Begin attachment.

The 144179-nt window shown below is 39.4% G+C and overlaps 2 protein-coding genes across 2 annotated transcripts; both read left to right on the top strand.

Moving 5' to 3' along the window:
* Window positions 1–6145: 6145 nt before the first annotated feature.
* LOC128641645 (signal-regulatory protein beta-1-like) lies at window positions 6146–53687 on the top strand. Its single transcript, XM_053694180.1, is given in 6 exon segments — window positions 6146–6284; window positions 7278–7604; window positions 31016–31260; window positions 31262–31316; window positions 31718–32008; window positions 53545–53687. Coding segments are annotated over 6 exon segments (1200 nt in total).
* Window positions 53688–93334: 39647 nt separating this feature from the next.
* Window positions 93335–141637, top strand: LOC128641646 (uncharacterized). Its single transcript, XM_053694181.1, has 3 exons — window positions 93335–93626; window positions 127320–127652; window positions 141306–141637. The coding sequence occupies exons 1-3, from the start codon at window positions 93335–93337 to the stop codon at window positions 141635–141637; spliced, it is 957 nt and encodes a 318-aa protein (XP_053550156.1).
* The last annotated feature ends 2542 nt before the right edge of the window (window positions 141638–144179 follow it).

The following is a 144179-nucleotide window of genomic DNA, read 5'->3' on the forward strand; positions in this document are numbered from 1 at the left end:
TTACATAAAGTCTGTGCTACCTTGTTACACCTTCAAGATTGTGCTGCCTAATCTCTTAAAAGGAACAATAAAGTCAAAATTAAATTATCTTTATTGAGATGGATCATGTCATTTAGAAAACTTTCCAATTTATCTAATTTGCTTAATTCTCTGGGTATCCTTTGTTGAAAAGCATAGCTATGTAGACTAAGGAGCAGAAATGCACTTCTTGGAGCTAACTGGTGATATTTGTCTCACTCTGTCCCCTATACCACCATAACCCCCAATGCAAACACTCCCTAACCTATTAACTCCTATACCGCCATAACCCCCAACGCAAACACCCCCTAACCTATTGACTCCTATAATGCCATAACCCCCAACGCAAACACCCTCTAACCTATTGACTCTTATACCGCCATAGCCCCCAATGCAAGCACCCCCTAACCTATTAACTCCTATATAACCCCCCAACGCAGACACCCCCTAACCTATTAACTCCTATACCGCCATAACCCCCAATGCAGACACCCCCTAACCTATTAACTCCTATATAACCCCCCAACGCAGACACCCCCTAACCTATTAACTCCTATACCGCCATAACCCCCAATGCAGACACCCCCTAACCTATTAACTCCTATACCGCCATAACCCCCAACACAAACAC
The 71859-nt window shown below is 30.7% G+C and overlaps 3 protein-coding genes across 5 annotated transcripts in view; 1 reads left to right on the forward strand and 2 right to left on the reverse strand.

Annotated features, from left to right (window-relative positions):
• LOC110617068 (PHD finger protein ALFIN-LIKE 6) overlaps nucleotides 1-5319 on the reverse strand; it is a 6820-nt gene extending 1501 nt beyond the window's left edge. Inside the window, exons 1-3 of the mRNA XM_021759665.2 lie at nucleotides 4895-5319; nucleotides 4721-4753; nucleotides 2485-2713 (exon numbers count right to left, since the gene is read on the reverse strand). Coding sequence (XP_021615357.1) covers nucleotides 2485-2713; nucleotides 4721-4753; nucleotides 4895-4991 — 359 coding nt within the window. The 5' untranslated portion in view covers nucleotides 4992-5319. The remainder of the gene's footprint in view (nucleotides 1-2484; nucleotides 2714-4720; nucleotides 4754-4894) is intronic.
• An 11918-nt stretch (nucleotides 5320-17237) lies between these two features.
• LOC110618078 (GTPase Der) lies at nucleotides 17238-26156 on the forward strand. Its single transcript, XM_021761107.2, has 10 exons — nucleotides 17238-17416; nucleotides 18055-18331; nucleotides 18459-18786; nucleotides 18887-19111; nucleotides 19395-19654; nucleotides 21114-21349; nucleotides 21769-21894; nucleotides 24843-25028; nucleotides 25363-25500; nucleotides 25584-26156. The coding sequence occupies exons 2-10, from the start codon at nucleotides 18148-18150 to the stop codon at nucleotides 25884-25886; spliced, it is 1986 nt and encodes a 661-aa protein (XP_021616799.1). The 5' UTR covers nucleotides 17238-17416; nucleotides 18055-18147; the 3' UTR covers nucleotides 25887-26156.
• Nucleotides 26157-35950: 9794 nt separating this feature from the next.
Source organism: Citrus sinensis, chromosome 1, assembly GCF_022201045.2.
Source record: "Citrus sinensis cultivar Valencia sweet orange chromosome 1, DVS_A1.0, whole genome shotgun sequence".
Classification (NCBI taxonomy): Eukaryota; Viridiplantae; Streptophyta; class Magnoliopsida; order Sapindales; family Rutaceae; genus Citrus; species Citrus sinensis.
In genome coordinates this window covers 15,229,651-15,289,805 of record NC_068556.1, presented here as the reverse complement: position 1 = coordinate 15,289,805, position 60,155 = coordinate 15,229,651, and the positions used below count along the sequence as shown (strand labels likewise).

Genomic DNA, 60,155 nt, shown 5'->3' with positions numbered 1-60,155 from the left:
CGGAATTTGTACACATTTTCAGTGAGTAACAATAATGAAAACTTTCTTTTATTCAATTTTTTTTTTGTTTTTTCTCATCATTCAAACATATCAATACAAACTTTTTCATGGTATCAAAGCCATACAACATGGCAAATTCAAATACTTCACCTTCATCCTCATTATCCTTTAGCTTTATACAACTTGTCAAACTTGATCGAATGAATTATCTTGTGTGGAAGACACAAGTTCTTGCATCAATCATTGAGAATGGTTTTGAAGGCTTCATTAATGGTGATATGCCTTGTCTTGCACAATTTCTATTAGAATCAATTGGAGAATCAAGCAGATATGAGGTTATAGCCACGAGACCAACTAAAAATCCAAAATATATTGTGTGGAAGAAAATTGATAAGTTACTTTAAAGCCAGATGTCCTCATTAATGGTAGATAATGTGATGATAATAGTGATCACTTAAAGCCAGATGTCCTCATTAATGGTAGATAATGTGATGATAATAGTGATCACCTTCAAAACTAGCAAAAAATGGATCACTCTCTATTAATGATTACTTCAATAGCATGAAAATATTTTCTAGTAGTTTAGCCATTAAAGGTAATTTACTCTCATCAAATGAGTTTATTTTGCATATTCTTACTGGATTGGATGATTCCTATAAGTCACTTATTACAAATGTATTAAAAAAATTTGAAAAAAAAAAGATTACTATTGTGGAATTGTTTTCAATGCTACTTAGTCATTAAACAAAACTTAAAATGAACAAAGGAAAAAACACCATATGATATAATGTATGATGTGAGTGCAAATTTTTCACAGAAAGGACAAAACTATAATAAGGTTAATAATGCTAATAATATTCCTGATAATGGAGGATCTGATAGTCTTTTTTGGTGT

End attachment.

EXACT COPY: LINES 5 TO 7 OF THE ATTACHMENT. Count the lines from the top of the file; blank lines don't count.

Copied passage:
* Window positions 53688–93334: 39647 nt separating this feature from the next.
* Window positions 93335–141637, top strand: LOC128641646 (uncharacterized). Its single transcript, XM_053694181.1, has 3 exons — window positions 93335–93626; window positions 127320–127652; window positions 141306–141637. The coding sequence occupies exons 1-3, from the start codon at window positions 93335–93337 to the stop codon at window positions 141635–141637; spliced, it is 957 nt and encodes a 318-aa protein (XP_053550156.1).
* The last annotated feature ends 2542 nt before the right edge of the window (window positions 141638–144179 follow it).